Describe the gross anatomy of the lungs; And define pneumonia and outline briefly the etiology, pathophysiology and radiographic appearances of alveolar pneumonia. 1. Introduction
The lungs are the essential organs of respiration; they are two in number and are placed one on either side within the thorax, separated from each other by the heart. The substance of the lung is light, spongy and porous. The surface is smooth, shining and marked into numerous areas, indicating the lobules of the organs (Lewis, 2000). 2. Gross anatomy of the lungs
The lungs are situated into the thoracic cavity, which are divided into three large spaces: the mediastinum, and the two pleural cavities (Gilroy, MacPherson, Ross & Schuenke, 2008). The mediastinum is an interpleural space (area between the pleural cavities) in the thorax and it consists of the superior mediastinum above the pericardium and the three lower divisions: anterior, middle and posterior (Chung, 2007). The lungs and the surface of the pleural cavities are lined by a single flat layer of cells called the pleural membrane (Drake, Vogl, Mitchell & Gray, 2005). Fluid between the layers prevents friction with the cavity’s inner wall as the lungs repeatedly expand and contract. The pleura is divided into two major types, based on location: parietal pleura (associated with the walls of a pleural cavity) and visceral pleura (adheres to and covers the lungs) (Drake et al., 2005). The visceral pleura, lines the inner wall of the pleural cavity; covers the lobes and root of the lung (Leonard, 1995) However, the inner surfaces of the cavities (parietal pleura) are divided into four parts depending on its location: costal, diaphragmatic, mediastinal and cervical (see figure 1) (Clemente, 2006). Surfaces
The lung has three surfaces: a convex surface abutting the rib cage, more sharply curved posteriorly than anteriorly; a concave mediastinal surface, and a concave diaphragmatic surface conforming to the convexity of the diaphragm as it covers the domes of the liver and spleen. (Thurlbeck & Churg, 2005). [pic]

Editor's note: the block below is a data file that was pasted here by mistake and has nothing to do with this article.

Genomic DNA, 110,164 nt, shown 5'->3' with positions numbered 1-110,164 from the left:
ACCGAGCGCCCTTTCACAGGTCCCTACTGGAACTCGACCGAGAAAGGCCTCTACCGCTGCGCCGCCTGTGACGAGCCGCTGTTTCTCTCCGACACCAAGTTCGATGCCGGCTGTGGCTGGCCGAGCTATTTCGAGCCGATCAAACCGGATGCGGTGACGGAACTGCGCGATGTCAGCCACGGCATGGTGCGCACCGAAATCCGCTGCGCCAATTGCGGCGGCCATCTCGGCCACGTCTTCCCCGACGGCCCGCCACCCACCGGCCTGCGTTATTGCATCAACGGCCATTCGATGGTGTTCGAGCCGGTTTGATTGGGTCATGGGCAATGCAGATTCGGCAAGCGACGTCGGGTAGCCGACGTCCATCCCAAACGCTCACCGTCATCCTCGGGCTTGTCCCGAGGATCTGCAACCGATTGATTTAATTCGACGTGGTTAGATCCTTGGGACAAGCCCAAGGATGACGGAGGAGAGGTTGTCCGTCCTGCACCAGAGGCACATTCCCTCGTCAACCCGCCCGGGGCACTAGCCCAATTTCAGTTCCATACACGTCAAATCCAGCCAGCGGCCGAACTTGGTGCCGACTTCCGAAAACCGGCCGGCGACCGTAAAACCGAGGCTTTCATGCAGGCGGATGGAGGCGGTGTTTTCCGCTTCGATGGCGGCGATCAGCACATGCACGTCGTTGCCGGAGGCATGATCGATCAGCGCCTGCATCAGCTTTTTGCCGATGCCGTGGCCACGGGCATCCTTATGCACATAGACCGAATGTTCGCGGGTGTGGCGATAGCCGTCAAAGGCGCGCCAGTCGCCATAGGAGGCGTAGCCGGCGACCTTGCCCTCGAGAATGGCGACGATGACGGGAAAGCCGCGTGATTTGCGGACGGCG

Figure1: Schematic representation of the most important features of the lungs, including the apex, lobes, fissures, bronchi, bronchioles and alveoli. (Davis, M.K. (2009).An overview of the respiratory system. Retrieved June 18, 2010, from www.drtummy.com.) 2.1 Main features of the left and right lung (see figure 1) The apex of the lungs is rounded, and extends through the superior thoracic aperture into the root of the neck, reaching 2.5 to 4 cm above the level of the sternal end of the first rib. The apex of the lung is crossed by the subclavian artery, which produces a groove in the mediastinal surface.(Lewis, 2000) The base of the lung is broad, concave and its diaphragmatic surface, rests upon the diaphragm which separates the right lung from the right lobe of the liver, and the left lung from the left lobe of the liver, the stomach and the spleen (Kahle, Leonhard & Platzer, 1993). The base of the right lung is deeper since the diaphragm extends higher on the right than on the left side. The hilum is where the root is attached to the lung. It is the location at which the bronchi and neurovascular structure connect the lung (Gilroy et al.,2008) The lungs contain impressions. For example, the heart produces deep impressions anterior to the hilum of each lung, being especially pronounced on the left. Each lung presents anterior, posterior and inferior borders. The borders tend to divide the lung into lateral, medial and inferior surfaces. The right lung is composed of three lobes (the upper, middle and lower) and is the larger of the two lungs. The left is made up only of two lobes, the upper and the lower. Two fissures are present on the right. The oblique fissure separates the lower lobe from the upper and middle lobes, and the horizontal fissure separates the other two. On occasion, such fissures are visible as linear shadows on the radiograph of the chest, and the...
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